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Mindfulness Approaches for Disordered Eating and Weight Management
Jessica Gokee LaRose, PhD
One of the central issues plaguing the field of behavioral obesity treatment remains the large variability in response within behavioral weight management programs. There are a variety of potential explanations for this heterogeneity in response, including genetics, metabolism, as well as a host of psychological and behavioral variables. From a behavioral and psychological perspective, data indicate that those individuals who experience loss of control eating, binge eating and/or emotional eating often experience suboptimal outcomes in traditional programs. Thus, efforts to address these factors within treatment programs may serve to reduce variability and improve treatment response across a larger proportion of participants. One potential approach to improving outcomes that has garnered increasing attention from behavioral scientists is mindfulness and acceptance based approaches. Mindfulness based interventions hold potential to improve emotional eating and thereby have clinical significance for both disordered eating and obesity treatments.
According to recent reviews (Katterman et al 2014; O'Reilly et al 2014), mindfulness based approaches have demonstrated efficacy for reducing emotional eating and binge eating, with less conclusive findings related to weight loss. Researchers have posited that particularly for those individuals who are more responsive to cues that motivate overeating, acceptance and commitment approaches may promote better self-regulation and long-term weight loss (Forman & Butryn 2015). It is quite possible that mindfulness and acceptance based approaches might enhance treatment outcomes, particularly among those individuals who experience emotional eating and may not fare as well in traditional behavioral programs. However, there remains much work to be done in this area.
The upcoming SBM 2016 Annual Meeting in Washington, DC, offers some exciting opportunities to hear about emerging data in this area. To kick things off on Wednesday, March 30, there is a pre-conference seminar, Seminar 16: Understanding the Principles at Work in Mind-Body Programmes and Integrating those into Behavior Change Interventions, which will be led by James Carmody, PhD.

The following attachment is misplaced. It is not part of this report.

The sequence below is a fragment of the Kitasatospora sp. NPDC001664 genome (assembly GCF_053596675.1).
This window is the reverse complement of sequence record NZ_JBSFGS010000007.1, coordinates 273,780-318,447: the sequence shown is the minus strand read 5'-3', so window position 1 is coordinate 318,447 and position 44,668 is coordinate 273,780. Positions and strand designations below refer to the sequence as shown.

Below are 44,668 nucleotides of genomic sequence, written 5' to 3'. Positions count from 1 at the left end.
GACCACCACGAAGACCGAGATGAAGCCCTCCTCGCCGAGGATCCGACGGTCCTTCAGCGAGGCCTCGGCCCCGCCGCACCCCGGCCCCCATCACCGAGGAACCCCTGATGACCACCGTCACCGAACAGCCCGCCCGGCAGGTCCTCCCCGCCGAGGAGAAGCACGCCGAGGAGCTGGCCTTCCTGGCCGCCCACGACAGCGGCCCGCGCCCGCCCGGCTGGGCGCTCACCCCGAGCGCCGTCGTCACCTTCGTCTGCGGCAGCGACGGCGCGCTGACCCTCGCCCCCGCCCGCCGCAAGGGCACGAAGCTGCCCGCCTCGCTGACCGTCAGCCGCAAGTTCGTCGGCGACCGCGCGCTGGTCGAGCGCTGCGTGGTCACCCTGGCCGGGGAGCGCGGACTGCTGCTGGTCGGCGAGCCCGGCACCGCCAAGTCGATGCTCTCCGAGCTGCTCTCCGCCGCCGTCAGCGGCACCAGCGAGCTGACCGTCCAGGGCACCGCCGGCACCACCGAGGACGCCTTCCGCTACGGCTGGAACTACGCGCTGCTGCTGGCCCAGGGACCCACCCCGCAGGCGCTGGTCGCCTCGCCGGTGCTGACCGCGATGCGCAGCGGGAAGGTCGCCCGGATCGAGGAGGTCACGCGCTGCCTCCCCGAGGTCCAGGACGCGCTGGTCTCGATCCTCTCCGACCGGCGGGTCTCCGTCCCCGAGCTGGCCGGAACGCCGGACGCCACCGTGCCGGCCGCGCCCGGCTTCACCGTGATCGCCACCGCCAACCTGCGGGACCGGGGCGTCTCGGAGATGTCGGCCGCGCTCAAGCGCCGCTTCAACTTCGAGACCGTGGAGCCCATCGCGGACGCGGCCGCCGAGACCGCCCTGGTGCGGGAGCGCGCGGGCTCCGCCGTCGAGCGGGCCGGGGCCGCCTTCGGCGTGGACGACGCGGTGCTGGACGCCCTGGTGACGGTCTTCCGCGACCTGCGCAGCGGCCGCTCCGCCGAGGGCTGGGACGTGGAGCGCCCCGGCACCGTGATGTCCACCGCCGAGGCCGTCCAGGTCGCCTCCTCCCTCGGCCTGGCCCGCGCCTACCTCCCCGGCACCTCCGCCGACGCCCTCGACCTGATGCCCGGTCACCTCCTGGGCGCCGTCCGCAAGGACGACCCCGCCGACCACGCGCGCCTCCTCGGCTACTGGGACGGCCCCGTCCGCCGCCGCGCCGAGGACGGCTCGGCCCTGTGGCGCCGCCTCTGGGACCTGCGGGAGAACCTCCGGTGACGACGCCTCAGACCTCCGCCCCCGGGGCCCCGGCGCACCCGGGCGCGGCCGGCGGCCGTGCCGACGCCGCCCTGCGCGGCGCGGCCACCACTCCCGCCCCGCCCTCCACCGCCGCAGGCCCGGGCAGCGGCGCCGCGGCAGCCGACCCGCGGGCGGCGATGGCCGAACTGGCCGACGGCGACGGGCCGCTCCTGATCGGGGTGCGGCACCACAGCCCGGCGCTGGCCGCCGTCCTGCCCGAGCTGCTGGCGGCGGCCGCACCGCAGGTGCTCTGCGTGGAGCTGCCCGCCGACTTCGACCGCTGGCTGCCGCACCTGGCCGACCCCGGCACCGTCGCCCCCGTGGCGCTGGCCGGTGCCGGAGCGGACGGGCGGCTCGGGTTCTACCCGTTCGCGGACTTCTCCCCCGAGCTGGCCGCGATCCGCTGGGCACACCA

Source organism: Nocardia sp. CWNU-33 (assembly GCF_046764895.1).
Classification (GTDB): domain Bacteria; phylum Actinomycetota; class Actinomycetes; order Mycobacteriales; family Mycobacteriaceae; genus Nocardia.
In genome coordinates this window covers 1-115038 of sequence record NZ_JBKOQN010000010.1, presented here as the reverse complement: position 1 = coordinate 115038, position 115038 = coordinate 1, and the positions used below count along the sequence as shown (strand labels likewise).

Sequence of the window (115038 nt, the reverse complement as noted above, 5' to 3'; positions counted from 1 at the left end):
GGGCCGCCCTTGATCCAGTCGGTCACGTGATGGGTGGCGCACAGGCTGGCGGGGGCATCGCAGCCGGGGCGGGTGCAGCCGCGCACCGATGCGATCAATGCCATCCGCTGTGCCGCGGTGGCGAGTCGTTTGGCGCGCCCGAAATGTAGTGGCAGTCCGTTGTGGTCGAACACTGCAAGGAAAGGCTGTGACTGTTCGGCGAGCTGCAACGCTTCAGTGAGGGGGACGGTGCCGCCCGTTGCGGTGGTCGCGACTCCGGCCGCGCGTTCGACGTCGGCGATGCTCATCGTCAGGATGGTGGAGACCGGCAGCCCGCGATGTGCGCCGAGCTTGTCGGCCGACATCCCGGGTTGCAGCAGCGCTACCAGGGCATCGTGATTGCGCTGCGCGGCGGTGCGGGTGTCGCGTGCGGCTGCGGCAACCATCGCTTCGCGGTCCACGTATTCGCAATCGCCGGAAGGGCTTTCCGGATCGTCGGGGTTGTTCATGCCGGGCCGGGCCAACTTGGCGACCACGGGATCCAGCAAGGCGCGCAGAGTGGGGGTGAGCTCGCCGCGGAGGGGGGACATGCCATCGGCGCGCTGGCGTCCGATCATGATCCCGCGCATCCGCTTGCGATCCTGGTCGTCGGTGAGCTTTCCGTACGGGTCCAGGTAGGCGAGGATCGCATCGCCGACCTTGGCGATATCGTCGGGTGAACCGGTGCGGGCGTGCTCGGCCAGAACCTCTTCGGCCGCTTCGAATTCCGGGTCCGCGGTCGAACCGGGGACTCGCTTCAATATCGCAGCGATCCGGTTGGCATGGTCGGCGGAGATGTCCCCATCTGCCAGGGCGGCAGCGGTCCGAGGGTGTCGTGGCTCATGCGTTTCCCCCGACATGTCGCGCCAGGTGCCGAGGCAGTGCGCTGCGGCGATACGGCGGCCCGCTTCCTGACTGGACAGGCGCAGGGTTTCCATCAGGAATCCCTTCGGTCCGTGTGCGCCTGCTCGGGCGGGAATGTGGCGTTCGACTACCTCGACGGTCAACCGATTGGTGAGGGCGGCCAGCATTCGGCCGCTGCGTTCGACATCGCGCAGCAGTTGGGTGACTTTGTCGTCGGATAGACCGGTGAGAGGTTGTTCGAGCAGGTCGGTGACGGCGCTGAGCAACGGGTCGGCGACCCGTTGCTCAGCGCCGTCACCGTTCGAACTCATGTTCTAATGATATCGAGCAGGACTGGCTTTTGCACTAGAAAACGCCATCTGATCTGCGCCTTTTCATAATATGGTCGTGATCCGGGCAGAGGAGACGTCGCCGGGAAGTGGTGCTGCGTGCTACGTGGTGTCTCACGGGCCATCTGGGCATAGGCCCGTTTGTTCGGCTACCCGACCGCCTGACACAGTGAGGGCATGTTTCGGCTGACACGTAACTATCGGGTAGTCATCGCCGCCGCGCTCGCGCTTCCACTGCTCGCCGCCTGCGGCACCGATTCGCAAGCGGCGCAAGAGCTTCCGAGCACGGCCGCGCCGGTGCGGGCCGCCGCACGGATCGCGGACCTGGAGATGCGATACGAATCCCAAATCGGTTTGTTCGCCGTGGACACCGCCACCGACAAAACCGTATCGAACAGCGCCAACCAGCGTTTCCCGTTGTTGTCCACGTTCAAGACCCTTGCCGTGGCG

The following day, Thursday, March 31, there are several paper sessions of interest:
Finally, on Friday, April 1, be sure to check out Paper Session 50: Whole Health: Mind, Body, Spirit where data will be presented from two studies in this area. Ashley E. Mason, PhD, will present the paper titled "Reductions in Reward-Driven Eating Mediate Effects of a Mindfulness-Based Program on Weight Loss in Obesity: Data from a Randomized Controlled Trial", and Amy Heard, BA, will present "Mindfulness Moderates the Relation between Body Image and Disordered Eating Attitudes."
As always, the Annual Meeting promises to be full of cutting edge science. There are also a variety of professional development sessions at this year's meeting. On Thursday, be sure to check out the Obesity and Eating Disorders and Student SIGs' Breakfast Roundtable: Achieving Work/Life Balance in an Age of Opportunities. We look forward to seeing you in DC!
Katterman et al. Mindfulness meditation as an intervention for binge eating, emotional eating, and weight loss: A systematic review. Eating Behaviors. 2014;15(2):197-204.
O'Reilly GA, Cook L, Spruijt-Metz D, Black DS. Mindfulness-based interventions for obesity-related eating behaviours: a literature review. Obes Rev. 2014 Jun;15(6):453-61.
Forman EM, Butryn ML. A new look at the science of weight control: how acceptance and commitment strategies can address the challenge of self-regulation. Appetite. 2015;84:171-80.